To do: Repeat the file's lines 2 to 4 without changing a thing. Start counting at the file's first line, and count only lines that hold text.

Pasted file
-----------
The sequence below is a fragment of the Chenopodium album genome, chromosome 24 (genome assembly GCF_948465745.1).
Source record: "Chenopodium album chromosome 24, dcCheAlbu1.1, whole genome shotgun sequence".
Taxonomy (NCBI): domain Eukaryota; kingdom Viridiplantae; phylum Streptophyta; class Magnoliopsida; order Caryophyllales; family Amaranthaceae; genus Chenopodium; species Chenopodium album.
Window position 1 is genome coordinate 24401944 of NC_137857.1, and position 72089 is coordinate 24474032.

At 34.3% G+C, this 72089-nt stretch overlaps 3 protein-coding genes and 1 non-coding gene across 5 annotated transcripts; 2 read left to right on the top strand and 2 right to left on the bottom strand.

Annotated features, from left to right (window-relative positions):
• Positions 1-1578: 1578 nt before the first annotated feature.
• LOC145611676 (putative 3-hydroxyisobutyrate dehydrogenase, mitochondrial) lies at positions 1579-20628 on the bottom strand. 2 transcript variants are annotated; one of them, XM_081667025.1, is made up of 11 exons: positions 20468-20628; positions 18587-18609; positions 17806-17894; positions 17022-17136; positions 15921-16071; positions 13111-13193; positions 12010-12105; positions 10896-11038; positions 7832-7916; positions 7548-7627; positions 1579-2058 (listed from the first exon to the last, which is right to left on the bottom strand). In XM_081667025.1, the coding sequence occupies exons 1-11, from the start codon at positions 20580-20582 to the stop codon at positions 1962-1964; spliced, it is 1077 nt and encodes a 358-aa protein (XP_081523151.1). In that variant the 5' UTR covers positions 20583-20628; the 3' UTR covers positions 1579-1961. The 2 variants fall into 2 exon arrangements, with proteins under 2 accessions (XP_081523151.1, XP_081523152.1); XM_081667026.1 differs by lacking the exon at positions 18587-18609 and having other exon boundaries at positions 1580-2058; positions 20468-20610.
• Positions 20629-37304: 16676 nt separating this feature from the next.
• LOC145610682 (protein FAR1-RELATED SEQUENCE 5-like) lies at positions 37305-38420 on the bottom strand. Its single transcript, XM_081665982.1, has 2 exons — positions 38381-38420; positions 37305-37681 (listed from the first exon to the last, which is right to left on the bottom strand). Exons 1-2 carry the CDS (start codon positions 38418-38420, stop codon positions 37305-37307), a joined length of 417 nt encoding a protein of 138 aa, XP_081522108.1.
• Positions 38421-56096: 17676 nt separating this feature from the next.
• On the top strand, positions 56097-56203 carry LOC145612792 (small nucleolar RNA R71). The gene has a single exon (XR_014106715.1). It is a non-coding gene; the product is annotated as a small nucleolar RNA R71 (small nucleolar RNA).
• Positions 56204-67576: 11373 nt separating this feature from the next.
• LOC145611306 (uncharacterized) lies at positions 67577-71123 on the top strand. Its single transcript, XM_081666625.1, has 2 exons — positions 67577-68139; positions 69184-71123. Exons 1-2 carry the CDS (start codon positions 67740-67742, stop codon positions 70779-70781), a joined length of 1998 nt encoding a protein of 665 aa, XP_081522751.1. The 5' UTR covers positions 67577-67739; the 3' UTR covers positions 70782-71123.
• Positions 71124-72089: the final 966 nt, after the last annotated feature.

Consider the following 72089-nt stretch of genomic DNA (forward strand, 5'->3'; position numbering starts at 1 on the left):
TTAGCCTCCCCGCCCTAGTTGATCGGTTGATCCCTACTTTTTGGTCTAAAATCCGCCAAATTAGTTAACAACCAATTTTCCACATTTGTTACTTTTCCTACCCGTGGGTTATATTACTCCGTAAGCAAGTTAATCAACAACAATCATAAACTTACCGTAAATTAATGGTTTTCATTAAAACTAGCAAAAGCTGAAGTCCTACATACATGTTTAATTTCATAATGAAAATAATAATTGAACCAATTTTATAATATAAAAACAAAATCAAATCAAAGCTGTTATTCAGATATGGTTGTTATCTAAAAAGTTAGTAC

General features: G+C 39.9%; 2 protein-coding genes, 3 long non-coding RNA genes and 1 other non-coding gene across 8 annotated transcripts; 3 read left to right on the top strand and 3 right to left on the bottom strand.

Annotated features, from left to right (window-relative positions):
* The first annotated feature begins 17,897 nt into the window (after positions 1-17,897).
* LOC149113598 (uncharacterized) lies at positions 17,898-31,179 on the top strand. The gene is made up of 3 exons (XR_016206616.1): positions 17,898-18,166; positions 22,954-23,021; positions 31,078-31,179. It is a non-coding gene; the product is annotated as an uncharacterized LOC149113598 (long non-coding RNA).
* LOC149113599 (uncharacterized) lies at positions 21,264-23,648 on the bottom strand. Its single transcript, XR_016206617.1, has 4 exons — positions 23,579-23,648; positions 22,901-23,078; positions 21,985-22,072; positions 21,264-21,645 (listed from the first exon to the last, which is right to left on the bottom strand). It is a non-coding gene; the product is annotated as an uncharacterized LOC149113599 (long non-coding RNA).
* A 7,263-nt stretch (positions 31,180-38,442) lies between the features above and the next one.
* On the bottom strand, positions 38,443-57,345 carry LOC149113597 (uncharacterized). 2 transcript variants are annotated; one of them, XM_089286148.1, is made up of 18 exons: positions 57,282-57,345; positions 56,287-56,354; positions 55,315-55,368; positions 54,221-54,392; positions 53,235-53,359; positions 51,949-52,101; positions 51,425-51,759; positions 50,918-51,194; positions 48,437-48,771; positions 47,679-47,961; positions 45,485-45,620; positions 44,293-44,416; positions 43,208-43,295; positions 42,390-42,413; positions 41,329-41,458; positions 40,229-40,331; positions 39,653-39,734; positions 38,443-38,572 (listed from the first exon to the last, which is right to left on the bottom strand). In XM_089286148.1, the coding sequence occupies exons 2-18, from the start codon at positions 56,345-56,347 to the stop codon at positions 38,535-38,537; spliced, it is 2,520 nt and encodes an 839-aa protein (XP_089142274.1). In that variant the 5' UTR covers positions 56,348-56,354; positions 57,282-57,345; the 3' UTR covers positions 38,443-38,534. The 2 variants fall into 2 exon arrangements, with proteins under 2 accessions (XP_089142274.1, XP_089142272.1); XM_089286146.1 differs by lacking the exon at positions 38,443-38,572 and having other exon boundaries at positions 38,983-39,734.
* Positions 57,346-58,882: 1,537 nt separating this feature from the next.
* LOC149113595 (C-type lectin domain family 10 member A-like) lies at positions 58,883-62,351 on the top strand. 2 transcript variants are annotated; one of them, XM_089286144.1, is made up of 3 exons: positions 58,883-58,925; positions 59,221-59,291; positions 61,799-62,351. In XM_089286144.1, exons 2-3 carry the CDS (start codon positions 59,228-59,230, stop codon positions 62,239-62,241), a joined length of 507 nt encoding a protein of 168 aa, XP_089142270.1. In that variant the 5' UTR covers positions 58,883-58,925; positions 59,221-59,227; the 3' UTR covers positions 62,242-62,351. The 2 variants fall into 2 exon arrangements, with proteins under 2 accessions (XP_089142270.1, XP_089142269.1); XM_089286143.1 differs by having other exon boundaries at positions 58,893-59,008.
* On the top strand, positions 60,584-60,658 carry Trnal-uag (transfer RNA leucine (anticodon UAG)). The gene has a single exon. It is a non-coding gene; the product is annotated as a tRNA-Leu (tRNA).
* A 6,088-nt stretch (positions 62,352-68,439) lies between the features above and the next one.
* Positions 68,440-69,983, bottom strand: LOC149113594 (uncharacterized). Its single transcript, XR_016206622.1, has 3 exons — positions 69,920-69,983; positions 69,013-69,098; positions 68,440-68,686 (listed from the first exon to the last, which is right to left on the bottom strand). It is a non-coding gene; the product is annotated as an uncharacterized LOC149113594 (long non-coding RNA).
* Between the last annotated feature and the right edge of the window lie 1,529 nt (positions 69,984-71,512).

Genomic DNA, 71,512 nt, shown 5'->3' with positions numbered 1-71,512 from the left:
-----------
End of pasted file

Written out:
Source record: "Chenopodium album chromosome 24, dcCheAlbu1.1, whole genome shotgun sequence".
Taxonomy (NCBI): domain Eukaryota; kingdom Viridiplantae; phylum Streptophyta; class Magnoliopsida; order Caryophyllales; family Amaranthaceae; genus Chenopodium; species Chenopodium album.
Window position 1 is genome coordinate 24401944 of NC_137857.1, and position 72089 is coordinate 24474032.